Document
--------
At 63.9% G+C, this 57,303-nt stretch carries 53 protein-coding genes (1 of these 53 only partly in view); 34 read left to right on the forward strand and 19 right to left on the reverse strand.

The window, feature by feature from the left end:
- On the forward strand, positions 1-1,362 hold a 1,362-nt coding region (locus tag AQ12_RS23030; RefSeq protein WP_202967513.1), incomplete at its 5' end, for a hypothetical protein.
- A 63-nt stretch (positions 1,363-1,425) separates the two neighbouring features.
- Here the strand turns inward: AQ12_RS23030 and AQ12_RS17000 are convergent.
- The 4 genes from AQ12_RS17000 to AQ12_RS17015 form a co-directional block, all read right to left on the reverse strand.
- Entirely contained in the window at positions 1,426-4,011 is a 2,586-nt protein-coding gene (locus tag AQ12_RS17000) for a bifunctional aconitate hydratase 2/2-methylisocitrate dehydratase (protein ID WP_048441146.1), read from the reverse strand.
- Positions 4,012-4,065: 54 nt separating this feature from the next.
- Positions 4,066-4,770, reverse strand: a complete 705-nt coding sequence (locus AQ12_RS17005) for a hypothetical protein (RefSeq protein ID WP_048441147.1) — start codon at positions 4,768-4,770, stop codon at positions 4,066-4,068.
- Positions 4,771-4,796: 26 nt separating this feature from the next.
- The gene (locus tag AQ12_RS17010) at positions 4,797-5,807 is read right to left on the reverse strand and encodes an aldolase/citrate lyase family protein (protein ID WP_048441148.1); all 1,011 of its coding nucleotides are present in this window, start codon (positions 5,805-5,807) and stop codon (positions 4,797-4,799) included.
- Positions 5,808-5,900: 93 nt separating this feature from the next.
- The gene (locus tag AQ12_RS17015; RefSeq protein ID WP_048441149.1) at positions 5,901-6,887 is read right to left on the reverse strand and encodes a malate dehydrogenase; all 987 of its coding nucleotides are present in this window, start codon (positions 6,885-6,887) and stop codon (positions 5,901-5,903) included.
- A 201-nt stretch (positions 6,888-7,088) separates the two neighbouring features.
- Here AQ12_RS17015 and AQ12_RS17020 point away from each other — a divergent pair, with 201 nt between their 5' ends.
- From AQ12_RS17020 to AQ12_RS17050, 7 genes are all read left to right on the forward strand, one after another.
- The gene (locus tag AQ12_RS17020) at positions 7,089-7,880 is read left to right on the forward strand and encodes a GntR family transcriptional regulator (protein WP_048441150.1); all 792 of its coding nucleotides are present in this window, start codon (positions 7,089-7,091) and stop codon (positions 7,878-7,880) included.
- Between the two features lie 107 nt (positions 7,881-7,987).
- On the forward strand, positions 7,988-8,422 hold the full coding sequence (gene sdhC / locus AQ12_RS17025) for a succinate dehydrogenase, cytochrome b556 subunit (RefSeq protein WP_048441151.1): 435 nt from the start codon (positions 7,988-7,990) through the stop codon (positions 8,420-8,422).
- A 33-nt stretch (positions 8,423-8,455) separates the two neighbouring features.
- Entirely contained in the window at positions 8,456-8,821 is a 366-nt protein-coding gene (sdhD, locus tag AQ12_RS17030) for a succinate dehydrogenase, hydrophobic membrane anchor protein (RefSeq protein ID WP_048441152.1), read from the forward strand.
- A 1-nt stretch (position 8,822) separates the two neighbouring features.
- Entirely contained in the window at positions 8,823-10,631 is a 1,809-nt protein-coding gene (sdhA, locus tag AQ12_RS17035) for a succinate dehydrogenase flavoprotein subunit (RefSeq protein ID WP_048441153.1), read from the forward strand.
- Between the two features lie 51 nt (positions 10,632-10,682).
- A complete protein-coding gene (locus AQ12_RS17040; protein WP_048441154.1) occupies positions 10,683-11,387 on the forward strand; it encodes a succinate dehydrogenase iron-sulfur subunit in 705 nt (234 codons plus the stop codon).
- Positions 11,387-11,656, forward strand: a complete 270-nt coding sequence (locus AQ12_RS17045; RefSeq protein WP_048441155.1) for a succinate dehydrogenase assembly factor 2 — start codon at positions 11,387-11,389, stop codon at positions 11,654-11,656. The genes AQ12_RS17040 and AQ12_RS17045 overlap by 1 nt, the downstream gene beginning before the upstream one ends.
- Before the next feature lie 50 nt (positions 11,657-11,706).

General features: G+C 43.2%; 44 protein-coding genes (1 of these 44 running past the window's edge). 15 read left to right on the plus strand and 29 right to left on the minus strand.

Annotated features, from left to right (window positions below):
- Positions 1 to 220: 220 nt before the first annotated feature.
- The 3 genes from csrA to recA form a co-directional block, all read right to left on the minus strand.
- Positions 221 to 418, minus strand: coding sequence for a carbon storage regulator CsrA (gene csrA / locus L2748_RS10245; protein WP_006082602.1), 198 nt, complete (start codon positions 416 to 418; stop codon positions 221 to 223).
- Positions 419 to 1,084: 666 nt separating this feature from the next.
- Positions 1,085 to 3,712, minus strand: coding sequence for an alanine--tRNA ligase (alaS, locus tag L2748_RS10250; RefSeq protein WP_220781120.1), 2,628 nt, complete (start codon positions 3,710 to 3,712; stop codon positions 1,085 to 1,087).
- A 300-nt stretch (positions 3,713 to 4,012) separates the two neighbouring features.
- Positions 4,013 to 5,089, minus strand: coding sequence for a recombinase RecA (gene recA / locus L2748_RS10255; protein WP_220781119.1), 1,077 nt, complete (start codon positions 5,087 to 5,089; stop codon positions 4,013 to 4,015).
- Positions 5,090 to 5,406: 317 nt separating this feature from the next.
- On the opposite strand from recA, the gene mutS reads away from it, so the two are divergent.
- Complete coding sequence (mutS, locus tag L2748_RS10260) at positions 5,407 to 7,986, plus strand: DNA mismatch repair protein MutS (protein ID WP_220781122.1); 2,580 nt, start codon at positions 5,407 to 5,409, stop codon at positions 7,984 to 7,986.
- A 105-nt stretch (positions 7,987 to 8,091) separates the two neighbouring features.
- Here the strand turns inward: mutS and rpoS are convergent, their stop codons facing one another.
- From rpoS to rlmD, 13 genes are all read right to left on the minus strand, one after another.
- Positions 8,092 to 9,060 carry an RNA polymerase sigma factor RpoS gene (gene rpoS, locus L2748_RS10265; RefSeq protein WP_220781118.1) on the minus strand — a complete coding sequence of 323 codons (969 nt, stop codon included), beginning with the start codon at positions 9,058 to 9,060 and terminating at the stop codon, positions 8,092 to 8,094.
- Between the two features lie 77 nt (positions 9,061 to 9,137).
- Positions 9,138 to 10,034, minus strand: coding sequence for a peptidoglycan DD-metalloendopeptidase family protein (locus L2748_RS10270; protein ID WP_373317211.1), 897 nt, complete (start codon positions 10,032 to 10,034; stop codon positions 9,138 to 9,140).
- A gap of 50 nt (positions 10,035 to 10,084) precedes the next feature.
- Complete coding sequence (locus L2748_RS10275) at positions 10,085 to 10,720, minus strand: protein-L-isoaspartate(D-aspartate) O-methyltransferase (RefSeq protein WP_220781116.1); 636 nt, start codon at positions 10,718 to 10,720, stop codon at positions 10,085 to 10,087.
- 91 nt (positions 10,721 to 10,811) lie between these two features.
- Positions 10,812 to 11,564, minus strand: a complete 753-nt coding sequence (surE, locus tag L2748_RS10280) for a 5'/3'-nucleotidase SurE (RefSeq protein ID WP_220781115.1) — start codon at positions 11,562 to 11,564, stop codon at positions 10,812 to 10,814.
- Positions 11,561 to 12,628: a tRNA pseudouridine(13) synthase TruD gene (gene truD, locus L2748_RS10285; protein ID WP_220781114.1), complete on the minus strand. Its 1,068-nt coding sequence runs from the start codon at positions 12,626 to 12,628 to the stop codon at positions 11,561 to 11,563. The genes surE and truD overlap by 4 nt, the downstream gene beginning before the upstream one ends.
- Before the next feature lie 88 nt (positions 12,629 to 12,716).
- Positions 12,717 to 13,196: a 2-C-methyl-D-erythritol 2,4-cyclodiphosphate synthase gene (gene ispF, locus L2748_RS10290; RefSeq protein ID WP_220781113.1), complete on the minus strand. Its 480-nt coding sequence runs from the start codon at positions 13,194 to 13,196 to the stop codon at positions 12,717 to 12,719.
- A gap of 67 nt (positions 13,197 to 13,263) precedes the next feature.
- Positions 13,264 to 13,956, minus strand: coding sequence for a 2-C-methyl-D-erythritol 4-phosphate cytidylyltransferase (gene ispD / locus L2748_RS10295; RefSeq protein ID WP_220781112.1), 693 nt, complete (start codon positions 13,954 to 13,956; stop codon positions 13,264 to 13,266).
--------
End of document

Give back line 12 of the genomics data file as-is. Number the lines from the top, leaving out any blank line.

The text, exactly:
- Positions 5,808-5,900: 93 nt separating this feature from the next.